So let’s consider the impact of Obamacare’s implementation here. Currently, Texas Medicaid beneficiaries number approximately 5 million individuals, or about 20% of the population. An estimated 2.6 million beneficiaries could be added to the Texas Medicaid rolls under Obamacare. That would total 7.6 million people, or about 29% of the State of Texas population.
Unlike Florida, however, Texas has been a steadfast “no” in cooperating with the federal government on the implementation of Obamacare from the start. Therefore, Texas had no debate about setting up a state exchange for new Medicaid patients. Instead, like Florida, a new federal exchange is supposed to be put into operation for nearly 8 million Texans by January 1, 2014. How this will be accomplished in Austin is unclear at this time.
Again, as regional sales directors or product managers for Texas, how do you plan on “making your numbers” in this huge market for 2014?
Planning Elements for Medicaid Sales & Marketing in 2014
I could go on from here with the specifics of each “no” state, but I think you get the picture. Just Florida and Texas, alone, both among America’s most populous states, account for nearly 10% of the estimated 40 million total Medicaid expansion this new law is supposed drive come January 1, 2014. These two states by themselves stand to generate massive Rx sales that will impact anyone’s national sales or product marketing plan. However, both are essentially blank pages today in terms of how your products will be included on a formulary, what the reimbursement rates will be, who will pay you for their dispensing, and all the rest that goes into making money in a state Medicaid Rx program.
And the same is true for the other 24 “no” states. Nobody has answers. Overall, you are essentially in the dark as to how to plan for about 22 million new beneficiaries with drug coverage.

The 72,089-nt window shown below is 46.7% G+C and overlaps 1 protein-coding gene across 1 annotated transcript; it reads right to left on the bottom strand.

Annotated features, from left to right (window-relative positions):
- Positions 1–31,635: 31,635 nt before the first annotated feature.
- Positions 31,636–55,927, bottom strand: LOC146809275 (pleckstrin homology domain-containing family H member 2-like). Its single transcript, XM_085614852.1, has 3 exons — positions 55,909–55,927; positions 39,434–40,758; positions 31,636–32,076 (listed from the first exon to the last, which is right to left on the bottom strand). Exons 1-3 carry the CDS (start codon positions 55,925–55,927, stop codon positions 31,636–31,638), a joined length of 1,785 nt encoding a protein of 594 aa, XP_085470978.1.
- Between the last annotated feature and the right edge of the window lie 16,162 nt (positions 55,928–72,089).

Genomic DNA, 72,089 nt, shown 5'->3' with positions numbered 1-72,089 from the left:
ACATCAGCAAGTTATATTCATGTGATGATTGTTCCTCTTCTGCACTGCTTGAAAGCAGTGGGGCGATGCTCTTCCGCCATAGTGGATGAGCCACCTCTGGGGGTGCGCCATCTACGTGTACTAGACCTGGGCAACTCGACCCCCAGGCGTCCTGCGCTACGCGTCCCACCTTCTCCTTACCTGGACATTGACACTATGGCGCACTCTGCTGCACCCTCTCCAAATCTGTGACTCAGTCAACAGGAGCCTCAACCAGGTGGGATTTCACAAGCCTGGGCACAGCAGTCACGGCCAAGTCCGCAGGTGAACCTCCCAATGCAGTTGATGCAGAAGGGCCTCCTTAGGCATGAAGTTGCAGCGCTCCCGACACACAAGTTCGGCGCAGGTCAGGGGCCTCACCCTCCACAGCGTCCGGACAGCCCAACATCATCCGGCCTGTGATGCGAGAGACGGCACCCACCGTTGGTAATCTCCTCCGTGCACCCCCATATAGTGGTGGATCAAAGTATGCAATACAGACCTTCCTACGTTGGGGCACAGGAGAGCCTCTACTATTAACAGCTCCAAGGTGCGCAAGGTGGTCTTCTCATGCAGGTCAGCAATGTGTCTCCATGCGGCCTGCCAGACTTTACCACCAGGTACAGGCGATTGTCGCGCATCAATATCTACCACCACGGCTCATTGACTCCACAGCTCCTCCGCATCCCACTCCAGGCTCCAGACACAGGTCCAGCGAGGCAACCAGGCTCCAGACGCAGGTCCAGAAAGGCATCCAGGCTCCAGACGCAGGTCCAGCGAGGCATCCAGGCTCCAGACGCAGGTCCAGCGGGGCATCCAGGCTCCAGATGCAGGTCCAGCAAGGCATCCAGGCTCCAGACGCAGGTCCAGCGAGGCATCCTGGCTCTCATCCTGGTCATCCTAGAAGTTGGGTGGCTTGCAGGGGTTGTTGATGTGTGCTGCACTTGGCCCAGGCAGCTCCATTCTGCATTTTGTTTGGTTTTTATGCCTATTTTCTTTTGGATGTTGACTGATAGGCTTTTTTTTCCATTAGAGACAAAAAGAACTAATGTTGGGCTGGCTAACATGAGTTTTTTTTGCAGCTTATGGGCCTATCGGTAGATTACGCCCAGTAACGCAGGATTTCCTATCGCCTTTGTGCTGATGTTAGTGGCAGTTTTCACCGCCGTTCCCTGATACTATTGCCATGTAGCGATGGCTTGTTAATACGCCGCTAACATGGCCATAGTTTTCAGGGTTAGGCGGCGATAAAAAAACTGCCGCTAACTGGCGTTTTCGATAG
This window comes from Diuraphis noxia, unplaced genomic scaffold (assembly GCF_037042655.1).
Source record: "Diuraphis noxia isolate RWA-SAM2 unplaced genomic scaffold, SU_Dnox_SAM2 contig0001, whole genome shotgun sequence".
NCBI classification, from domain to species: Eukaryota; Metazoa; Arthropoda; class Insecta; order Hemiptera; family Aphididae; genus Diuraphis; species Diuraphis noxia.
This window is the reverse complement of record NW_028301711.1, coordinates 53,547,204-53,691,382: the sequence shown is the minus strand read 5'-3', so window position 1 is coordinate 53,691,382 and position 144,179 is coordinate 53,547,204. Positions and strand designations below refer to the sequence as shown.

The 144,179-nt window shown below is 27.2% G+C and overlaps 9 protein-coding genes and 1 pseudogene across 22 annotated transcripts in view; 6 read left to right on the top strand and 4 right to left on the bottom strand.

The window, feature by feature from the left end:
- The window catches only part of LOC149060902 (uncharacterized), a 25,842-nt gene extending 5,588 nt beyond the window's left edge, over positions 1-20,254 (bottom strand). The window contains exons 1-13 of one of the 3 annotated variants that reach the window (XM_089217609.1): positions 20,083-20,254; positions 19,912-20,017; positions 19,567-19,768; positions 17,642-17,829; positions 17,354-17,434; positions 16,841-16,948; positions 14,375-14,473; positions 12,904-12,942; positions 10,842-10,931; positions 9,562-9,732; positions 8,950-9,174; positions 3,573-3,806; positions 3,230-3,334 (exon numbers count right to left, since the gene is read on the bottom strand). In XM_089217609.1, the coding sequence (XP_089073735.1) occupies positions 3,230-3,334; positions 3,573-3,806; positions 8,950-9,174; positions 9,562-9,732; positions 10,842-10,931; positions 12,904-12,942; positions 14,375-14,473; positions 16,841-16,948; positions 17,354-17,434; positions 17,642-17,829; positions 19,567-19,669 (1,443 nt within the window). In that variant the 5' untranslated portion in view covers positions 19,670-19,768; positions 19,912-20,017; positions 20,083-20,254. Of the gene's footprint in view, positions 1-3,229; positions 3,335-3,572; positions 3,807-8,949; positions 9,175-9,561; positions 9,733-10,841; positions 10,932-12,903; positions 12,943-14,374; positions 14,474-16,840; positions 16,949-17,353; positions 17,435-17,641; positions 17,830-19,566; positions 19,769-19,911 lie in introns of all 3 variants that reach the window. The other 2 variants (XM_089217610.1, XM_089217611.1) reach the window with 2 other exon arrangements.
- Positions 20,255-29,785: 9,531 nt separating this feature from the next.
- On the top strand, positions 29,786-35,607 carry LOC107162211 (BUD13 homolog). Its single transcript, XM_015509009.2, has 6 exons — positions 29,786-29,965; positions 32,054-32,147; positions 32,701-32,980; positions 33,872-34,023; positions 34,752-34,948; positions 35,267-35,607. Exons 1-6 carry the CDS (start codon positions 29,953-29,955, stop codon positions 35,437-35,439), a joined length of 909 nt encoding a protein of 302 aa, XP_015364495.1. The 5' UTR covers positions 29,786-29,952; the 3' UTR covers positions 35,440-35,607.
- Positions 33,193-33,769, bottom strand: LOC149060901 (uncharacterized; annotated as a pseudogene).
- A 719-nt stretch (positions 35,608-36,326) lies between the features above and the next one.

So how do you to manage your sales and marketing for Medicaid Rx patients in this 2014 environment?
First, you are going to need much better intelligence on what every state has decided to do with its Medicaid Rx program than you have ever had before. Given 40 million new potential, paying customers, you would be foolish not to demand the best, most complete information available on each state. If you don’t have that deep info, frankly, how can you establish sales and marketing goals for 2014?
Second, you will need to figure out how each state will actually administer Obamacare. Will it be by default to the federal exchange; the negotiated “partnership exchanges;” or through separate state exchanges? And depending on which policy the state has chosen to follow, what will that mean to you? Every state will do it differently based on their medical culture, the state’s finances, and the level of cooperation medical providers offer in each state. Understanding all of these factors will be imperative.
Third, I would suggest this situation is anything but static (some states may quickly walk away from Obamacare after it starts; others may decide to join; still more could come up with entirely unexpected solutions for their populations). You will want onsite staff in many of the major state capitols just to keep track of all of this. That could be expensive, but how else are you going to stay on top of all of these developments?
In short, sales and marketing execs are going to have to think way outside of the box in 2014 if they believe their Rx company will enjoy the financial benefits of Obamacare’s new Rx coverage. And this is certainly not to say that the prospects for monetary gain don’t exist. They clearly do, but only if you can figure out how to convert on this Obamacare opportunity in each state.
All of this said, I believe this particular reimbursement opportunity will be unlike any other the US drug industry has ever faced. The reimbursement uncertainly, intrusive politics, and the shear market chaos that is likely to result will be challenging. But it’s also equally clear that if you stand around, waiting to see “how things develop” under Obamacare, you run the risk of substantial Rx sales and marketing losses for 2014, and beyond.
The choice is clear. You have to engage, come what may. So, what’s your Medicaid Sales and Marketing plan look like for 2014?
Tom Norton is principal at NHD Smart Communications. He can be reached at email@example.com